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teaching the Principles of Scientific Management from an abstract knowledge exercise to application and reflection on these principles as they apply in current organizations. Parable as a Literary Device

According to Harmon and Holman (1996), a parable is “An illustrative story teaching a lesson. A true parable (sic) parallels, detail for detail, the situation that calls forth the parable (sic) for illustration. A parable (sic) is, in this sense an ALLEGORY” (p. 372). This, of course, leads us to the explanation of allegory. Here, we learn that allegory is a form of an extended metaphor “in which objects, persons, and actions in a NARRATIVE are equated with meanings that lie outside the NARRATIVE itself” (Harmon & Holman, 1996, p. 12). In other words, allegory attempts to represent one thing, for example one or more of the principles of Scientific Management, in the guise of another, for example a story about a man named Schmidt. In doing this, allegory attempts to tell a story that has meaning on more than one level. It presents a narrative, which is interesting in itself, and, at the same time, illustrates ideas that have their own significance. The test of a parable, according to Harmon and Holman (1996) “is that these materials be so employed that they represent meanings independent of the action in the surface of the story” (p. 12). An Analysis

If, as we argue, the tale of Schmidt is a parable on Scientific Management, then it must be more than a simple metaphor. A parable is a metaphor, but it is also something more. It is an allegory. As an allegory the people, actions, and objects in the story are symbols which represent a truth or meaning beyond the narrative of the story (Ristow, 2000). This story, then, must somehow illuminate some concept/s of Scientific Management.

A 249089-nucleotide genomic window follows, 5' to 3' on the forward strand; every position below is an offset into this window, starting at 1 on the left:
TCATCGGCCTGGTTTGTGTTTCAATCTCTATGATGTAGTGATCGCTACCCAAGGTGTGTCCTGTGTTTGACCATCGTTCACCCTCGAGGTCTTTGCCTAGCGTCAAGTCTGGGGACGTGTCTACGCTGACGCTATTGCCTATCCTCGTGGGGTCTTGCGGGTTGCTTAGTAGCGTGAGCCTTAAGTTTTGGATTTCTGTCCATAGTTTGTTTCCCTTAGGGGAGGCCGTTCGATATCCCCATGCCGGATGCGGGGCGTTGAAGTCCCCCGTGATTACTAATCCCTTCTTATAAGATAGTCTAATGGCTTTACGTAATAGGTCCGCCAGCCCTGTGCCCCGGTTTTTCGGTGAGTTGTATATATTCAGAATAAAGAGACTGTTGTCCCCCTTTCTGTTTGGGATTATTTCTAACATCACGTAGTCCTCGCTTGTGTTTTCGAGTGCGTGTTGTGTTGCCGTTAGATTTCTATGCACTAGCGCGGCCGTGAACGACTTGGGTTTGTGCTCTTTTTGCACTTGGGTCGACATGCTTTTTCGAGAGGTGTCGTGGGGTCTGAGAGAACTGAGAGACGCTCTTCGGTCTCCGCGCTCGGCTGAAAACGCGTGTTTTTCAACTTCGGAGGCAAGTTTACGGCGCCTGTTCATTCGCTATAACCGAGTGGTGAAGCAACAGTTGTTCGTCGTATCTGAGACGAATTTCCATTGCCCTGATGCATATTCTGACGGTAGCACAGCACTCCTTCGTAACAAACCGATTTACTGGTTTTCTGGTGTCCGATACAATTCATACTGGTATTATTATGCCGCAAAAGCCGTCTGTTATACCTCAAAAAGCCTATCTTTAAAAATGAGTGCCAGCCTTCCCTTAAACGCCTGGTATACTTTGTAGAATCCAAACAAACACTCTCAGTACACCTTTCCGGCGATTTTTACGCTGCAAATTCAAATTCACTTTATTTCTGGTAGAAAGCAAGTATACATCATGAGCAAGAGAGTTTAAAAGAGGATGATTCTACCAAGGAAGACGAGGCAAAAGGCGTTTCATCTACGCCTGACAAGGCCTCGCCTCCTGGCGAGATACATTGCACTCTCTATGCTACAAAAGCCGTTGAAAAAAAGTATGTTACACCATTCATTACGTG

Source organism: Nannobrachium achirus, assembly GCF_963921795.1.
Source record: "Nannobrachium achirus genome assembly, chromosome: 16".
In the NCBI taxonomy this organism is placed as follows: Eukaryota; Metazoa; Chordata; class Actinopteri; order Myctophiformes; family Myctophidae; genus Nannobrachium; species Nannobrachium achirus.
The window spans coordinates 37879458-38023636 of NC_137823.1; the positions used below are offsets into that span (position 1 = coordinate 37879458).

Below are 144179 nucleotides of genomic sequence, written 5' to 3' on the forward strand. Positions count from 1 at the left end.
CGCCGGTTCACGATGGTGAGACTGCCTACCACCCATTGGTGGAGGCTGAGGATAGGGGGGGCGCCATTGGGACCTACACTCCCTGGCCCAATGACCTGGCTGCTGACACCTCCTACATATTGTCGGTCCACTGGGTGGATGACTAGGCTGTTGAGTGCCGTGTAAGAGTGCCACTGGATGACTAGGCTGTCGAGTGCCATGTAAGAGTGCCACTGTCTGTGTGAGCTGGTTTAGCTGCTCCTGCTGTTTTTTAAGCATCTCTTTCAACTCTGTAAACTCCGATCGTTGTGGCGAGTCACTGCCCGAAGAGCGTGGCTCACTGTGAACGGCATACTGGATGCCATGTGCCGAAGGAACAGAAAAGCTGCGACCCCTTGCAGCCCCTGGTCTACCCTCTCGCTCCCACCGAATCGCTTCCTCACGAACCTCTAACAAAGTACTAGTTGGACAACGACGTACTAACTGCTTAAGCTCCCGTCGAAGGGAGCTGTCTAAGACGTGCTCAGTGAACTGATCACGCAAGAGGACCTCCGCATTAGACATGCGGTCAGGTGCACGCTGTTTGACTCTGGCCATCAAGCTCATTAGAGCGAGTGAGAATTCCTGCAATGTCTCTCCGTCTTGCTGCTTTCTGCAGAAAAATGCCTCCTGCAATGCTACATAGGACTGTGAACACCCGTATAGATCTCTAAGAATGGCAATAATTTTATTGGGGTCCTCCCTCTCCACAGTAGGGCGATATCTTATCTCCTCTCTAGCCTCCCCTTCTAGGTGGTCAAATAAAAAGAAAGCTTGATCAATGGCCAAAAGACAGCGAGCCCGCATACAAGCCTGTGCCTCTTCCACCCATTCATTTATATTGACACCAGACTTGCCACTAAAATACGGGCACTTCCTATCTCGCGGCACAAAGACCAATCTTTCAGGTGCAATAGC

Since allegory is dependent on its meaning or referent (Via, 1967), we start by examining the context of the story. The tale of Schmidt appears in the second chapter of Taylor’s book. This chapter is titled “The Principles of Scientific Management.” In this chapter, Taylor carefully differentiates his ‘scientific’ management from ‘ordinary’ management, or, as he calls it, the management of ‘initiative and incentive’. It is here that Taylor lays out the four principles that guide the ‘science’ of management:

1. Managers must develop a science for each element of an individual’s work. 2. Managers must scientifically select and then train, teach, and develop each workman. 3. Managers must heartily cooperate with the workers so as to insure all of the work is done in

accordance with the principles of science. 4. There is an almost equal division of work and responsibility between the management and the

workers.